Neonatal sepsis is an infection in a newborn baby’s blood. It can appear any time from the first day after birth to at least 28 days.
Neonatal sepsis is a serious problem. Medical care is needed right away.
|Spread of Infection|
|Copyright © Nucleus Medical Media, Inc.|
Sepsis is caused by germs that the baby comes in contact with. Bacteria is the most common cause. Some sepsis can be caused by viruses or fungus, but this is less common. The germs may pass to the baby from:
A baby’s immune system needs time to develop. This can make it hard for the baby to fight an infection. A baby could get very ill quickly.
Sepsis is more common in male babies. It is also more likely in babies who are:
- Born very early
- Born with a low birth weight
Other things that may raise the risk are:
The baby may have:
- A fever or many changes in temperature
- Problems feeding or vomiting
- Fussiness or a high-pitched cry
- Lack of energy
- Yellow, blue, or pale skin
- Bruising or bleeding
- Skin rashes or cool, clammy skin
- Fast breathing, problems breathing, or times when they are not breathing
- Swollen belly
- Little or no urine (pee)
The doctor will ask about the baby's symptoms and any health issues. A physical exam will be done. The doctor may suspect an infection based on symptoms. The specific cause of infection may be found by testing:
- Fluid around the brain and spinal cord
- Fluid that may come out with cough
It is important to treat sepsis as soon as possible for the best outcomes. A severe infection can hurt organs like the brain, kidneys, or lungs. Medicine can help to treat the infection. They may include:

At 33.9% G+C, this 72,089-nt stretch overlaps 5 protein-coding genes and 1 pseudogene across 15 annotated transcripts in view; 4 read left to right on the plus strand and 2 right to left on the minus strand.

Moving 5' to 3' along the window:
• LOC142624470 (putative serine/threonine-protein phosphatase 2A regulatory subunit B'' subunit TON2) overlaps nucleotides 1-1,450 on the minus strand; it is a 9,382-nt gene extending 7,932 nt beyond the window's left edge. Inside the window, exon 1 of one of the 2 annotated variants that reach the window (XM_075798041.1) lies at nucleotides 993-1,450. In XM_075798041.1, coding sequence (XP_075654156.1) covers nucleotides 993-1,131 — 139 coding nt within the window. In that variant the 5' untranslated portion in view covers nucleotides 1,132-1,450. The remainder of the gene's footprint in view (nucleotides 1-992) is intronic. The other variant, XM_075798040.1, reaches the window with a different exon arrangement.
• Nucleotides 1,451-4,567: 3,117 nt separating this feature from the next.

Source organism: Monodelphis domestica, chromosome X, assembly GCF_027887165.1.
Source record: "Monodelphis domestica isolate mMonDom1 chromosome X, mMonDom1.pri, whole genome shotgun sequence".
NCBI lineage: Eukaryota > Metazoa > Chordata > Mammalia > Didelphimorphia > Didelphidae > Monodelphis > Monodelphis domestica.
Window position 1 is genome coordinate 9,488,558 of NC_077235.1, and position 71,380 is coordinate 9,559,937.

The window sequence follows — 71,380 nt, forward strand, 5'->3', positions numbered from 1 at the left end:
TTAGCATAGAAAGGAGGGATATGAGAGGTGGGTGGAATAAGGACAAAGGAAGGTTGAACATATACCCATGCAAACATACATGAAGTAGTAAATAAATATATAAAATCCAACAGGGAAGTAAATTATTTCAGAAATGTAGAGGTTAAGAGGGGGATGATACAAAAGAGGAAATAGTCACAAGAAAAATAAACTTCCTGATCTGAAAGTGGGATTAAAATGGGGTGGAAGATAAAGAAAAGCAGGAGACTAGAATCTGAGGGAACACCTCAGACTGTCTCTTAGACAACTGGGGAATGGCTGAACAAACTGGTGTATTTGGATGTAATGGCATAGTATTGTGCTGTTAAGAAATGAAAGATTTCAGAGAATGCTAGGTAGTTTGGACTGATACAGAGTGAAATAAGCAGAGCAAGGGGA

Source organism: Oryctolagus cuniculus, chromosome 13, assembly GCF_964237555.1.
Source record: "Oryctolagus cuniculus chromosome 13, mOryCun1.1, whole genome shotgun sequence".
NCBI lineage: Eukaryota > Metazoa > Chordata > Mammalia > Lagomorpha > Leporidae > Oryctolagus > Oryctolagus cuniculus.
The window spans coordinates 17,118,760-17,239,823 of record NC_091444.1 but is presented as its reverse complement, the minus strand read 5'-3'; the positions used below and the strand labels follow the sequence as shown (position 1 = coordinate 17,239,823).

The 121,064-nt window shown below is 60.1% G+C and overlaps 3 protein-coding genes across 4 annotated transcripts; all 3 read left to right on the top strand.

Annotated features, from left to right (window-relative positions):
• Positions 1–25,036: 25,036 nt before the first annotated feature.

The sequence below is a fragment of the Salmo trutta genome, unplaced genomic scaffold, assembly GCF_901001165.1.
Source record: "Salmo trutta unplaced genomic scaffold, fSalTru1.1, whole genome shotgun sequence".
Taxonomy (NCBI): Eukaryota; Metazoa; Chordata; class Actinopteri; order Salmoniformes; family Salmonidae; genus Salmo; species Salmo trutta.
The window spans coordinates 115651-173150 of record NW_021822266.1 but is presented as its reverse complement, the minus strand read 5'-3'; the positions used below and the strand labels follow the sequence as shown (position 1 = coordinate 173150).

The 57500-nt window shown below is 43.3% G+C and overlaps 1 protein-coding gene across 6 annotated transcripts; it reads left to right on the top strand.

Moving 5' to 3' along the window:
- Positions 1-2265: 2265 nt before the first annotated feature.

The baby may also need support during illness. Support may include:
Neonatal sepsis may be prevented by good prenatal care. This could mean stopping any germs in the pregnant parent from spreading to the baby.
People caring for the newborn should wash their hands often. This can help stop germs from spreading.
American Congress of Obstetricians and Gynecologists http://www.acog.org
Centers for Disease Control and Prevention https://www.cdc.gov
Health Canada http://www.canada.ca
Sick Kids—The Hospital for Sick Children http://www.sickkids.ca
Early-onset neonatal sepsis. EBSCO DynaMed website. Available at: https://www.dynamed.com/condition/early-onset-neonatal-sepsis. Accessed April 18, 2022.
Late-onset neonatal sepsis. EBSCO DynaMed website. Available at: https://www.dynamed.com/condition/late-onset-neonatal-sepsis. Accessed April 18, 2022.
Neonatal sepsis (sepsis neonatorum). The Merck Manual Professional Edition website. Available at: http://www.merckmanuals.com/professional/pediatrics/infections%5Fin%5Fneonates/neonatal%5Fsepsis.html. Accessed April 18, 2022.
Neonatal sepsis. EBSCO Nursing Reference Center website. Available at: https://www.ebscohost.com/nursing/products/nursing-reference-center. Accessed April 19, 2022.
Shane AL, Sánchez PJ, et al. Neonatal sepsis. Lancet, 2017; 390 (10104): 1770-1780.
- Reviewer: EBSCO Medical Review Board Chelsea Skucek, MSN, BS, RNC-NIC
- Review Date: 02/2022
- Update Date: 04/19/2022